Toward the end of the nineteenth century, a number of Scots farmers emigrated to Poland to manage and improve the farms owned by Polish aristocrats. In the early twenty first century, a number of British farmers are migrating to Poland in the hope of a better agricultural climate (pun intentional) In between, of course, numerous Poles have settled in the British Isles, both in the aftermath of World War Two and now.
The history lesson has a bearing on Henry Adam's play, ''e Polish Quine', set somewhere in the Mearns (between Angus and Aberdeen) immediately after the Second World War. David (Fraser C. Sivewright) returns to his parent's farm, vaguely hoping to cure his weariness of soul through physical work. His friend Tim (Douglas Russell) sees politics as a cure for the world's ills, though his optimism fails to carry either man through to a brighter tomorrow. The sole ray of sunshine and hope in this driech setting is provided by Anna (Magadalena Kaleta), 'e Polish Quine of the title (the play is largely in Doric Scots). Anna has arrived with her family, who lease Pitfoddie, a farm David's sister Kate (Sarah Haworth) and her fiancée, Rob (Douglas Russell again) had set their hearts on for themselves.
Dealing with disappointment looms large in this play - David's parents (Hamish Wilson and Anne Kidd) have sacrificed to give him an education only for him to return to the farm, and to take up with a Polish 'quine'. The problem is that both text and sub-texts all but collapse under the layered richness of the Doric dialogue. Kate's fiancée encounters Anna early in the play and attempts to rape her, David's intervention being the beginning of their friendship. David remains out of reach throughout the play, alienated from his parents, from Anna and the world, with only the barest hint of hope left as the lights dim. Men suffer and women suffer because they do isn't enough to hold an audience together through over two hours traffic on the stage, and by the second act some were clearly becoming restive.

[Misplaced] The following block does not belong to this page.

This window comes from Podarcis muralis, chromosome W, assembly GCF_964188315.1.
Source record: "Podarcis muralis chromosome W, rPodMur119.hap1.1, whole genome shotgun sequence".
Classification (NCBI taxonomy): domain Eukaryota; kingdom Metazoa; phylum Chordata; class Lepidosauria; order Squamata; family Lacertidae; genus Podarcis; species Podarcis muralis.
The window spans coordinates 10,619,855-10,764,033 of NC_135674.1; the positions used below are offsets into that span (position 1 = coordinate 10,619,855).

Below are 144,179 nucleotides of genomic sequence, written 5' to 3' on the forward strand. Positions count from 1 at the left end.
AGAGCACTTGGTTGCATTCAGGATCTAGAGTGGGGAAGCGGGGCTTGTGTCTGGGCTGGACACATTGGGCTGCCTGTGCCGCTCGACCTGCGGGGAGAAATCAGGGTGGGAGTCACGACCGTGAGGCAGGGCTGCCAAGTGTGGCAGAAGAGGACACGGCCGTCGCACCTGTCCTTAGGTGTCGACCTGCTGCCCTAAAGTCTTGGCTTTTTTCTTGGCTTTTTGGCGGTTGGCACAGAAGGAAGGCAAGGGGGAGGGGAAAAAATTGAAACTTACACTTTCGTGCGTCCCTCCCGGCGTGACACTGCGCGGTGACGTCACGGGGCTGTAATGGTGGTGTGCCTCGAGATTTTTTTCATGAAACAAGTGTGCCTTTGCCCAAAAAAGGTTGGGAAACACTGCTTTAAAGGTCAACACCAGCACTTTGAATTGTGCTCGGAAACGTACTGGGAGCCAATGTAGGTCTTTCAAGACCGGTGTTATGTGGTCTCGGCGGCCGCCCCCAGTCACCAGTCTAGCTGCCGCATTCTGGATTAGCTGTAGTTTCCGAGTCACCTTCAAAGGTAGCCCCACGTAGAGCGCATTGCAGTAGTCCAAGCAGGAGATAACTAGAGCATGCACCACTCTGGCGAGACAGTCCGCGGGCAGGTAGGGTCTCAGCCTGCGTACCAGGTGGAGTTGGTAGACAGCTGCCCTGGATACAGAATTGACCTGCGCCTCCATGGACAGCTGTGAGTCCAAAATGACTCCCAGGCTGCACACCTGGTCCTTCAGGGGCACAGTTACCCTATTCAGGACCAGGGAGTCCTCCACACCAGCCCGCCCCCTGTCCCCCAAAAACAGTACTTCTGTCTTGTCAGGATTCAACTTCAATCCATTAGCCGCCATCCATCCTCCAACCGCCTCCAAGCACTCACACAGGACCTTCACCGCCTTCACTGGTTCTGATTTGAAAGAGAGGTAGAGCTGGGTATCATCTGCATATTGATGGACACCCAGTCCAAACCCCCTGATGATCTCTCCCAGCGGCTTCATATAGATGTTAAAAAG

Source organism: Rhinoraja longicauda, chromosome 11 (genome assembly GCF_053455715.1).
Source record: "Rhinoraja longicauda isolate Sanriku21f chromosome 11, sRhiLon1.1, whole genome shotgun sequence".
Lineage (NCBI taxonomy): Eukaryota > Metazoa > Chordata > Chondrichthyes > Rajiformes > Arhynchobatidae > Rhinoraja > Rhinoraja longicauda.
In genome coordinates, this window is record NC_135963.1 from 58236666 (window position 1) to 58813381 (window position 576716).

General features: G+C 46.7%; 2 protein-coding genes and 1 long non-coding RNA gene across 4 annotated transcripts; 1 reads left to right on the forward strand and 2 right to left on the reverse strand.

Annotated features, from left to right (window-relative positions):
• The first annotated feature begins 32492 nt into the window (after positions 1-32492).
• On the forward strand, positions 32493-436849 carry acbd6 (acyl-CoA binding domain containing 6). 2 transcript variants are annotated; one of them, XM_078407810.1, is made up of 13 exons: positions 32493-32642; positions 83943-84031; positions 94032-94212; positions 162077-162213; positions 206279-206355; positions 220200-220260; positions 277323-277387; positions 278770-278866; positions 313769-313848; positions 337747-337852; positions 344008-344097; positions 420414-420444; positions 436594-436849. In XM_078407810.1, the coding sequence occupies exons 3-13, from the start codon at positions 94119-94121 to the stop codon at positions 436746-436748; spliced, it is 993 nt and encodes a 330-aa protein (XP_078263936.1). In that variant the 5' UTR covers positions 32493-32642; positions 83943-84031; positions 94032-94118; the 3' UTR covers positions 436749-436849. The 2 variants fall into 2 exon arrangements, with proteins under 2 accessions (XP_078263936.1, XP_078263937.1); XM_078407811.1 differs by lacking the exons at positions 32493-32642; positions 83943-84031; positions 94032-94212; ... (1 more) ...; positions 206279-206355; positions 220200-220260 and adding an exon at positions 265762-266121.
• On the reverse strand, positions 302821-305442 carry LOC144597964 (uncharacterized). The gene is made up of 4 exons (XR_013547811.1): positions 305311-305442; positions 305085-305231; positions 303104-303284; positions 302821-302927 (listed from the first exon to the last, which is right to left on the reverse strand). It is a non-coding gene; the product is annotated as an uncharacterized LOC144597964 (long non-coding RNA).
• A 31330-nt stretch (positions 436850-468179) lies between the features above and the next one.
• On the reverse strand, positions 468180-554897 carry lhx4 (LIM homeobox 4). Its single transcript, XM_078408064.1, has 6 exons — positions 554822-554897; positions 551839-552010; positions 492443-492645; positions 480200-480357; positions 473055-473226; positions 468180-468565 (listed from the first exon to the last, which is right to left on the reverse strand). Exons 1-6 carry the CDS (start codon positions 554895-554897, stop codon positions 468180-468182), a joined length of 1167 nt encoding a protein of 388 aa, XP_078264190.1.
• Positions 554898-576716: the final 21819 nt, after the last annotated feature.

Even in its livelier moments, 'e Polish Quine has a ponderous feel, and surprisingly for a play set on a farm, we have no sense of time really passing, of the seasons changing, the remorseless passage of nature and the need to plant and harvest in spite of weather conditions, human or other considerations. Doric sayings are rooted in harsh, everyday realities, belied in the lyricism of Henry Adams' script.
A strong cast makes the very best of the opportunities they are given while simple and effective setting allows the action to flow. A considerable collection from the ballad and song tradition of North East Scotland is used to punctuate the action, as are several Polish folk songs. The reasons for their use in specific scenes is not, however, always clear. Nonetheless, there's something very heartfelt trying to express itself at the core of Henry Adams' play; unfortunately on the night seen, it appeared to be still struggling to be heard.